The Deputy Minister also spoke about the new institution to be established following the approved plan:

“This institution will be created under the roof of our ministry, and the major tasks will be to collect and accumulate as much as possible any information related to the occupied territories. From violations of human rights, issues related to property to, for example, those persons who persecute our citizens, against whom we are initiating sanctions measures today and will only expand this work in the future. This is the institution that will collect information and disseminate it. For example, some people helped to hold “elections” in Crimea. We can prosecute those who organized, and those who contributed there are cases when they can not be prosecuted. But this does not mean that they cannot bear political responsibility".

Refat Chubarov spoke about the proposals made by the Mejlis before the action plan.

“We made our proposals for this plan, and it was very important for us to see how they were accepted. We proposed that the plan include drafting and submitting bills to the Cabinet of Ministers, amending the Constitution of Ukraine in the Autonomous Republic of Crimea, and determining the status of Crimea as the national-territorial autonomy of the Crimean Tatar people. We suggested that the government prepare, consider and submit for consideration by the Verkhovna Rada a draft law on the status of the Crimean Tatar people. These two proposals are accepted but in a very general form.

We gave a lot of arguments why the solution of these issues in de-occupation brings the time of the liberation of Crimea closer, but the government wrote it down in a completely different way. It is unacceptable for us that the target date is within a year after the de-occupation of the temporarily occupied territories. We observe here two opposite approaches. Nevertheless, this plan can be revised, it can be specified, and no one forbids other subjects of a legislative initiative to develop a draft law for consideration by the Verkhovna Rada. The main thing here is that there is the political will of the Verkhovna Rada, but the political will of the Council today largely depends on the position of the top leadership of the state".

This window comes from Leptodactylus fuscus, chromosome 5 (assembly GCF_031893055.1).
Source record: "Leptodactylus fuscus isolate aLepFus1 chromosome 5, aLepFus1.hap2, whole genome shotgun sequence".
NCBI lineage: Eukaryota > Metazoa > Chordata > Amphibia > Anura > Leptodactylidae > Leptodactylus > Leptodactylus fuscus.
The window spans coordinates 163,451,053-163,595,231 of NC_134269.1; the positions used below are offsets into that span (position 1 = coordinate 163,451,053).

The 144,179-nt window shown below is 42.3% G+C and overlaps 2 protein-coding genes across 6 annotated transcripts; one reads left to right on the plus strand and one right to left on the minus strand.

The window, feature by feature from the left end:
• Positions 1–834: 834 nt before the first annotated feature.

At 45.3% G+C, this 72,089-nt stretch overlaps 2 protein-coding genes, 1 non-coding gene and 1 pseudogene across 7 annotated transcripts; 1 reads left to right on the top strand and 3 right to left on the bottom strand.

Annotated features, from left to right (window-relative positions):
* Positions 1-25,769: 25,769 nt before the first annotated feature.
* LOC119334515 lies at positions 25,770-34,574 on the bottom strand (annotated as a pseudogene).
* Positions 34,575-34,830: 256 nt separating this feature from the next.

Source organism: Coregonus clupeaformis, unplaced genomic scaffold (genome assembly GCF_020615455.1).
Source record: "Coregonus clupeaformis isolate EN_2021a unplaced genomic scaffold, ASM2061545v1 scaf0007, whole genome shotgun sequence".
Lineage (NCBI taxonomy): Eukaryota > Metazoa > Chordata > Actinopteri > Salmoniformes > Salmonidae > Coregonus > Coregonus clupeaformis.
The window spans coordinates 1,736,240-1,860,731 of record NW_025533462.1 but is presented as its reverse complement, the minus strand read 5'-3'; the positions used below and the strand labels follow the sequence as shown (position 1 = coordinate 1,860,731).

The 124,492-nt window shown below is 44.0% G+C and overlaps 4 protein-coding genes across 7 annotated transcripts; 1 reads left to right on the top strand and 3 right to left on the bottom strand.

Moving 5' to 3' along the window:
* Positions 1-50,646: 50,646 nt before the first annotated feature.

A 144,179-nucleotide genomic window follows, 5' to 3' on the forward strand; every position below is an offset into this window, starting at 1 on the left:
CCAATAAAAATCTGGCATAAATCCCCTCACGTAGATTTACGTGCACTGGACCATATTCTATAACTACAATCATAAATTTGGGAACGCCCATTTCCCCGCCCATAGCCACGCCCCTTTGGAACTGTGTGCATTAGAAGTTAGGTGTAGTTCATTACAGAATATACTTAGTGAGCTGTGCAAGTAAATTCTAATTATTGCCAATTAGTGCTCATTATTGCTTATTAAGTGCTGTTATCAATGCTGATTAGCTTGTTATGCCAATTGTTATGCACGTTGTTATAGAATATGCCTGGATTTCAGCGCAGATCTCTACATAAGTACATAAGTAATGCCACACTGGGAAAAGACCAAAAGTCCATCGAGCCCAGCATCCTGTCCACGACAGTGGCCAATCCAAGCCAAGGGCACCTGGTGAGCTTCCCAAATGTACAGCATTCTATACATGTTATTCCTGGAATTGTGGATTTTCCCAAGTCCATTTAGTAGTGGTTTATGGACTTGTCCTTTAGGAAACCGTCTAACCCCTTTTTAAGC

“We have been cautious about the proposals concerning amendments to the Constitution of Ukraine. We want this plan to be not ephemeral but real and executable. As for the issues requiring amendments to the Constitution, this is a very sensitive issue", - Igor Yaremenko noted.

Boris Babin, Doctor of Law, Professor, Representative of the President of Ukraine in the Autonomous Republic of Crimea, spoke about the main challenges of this plan: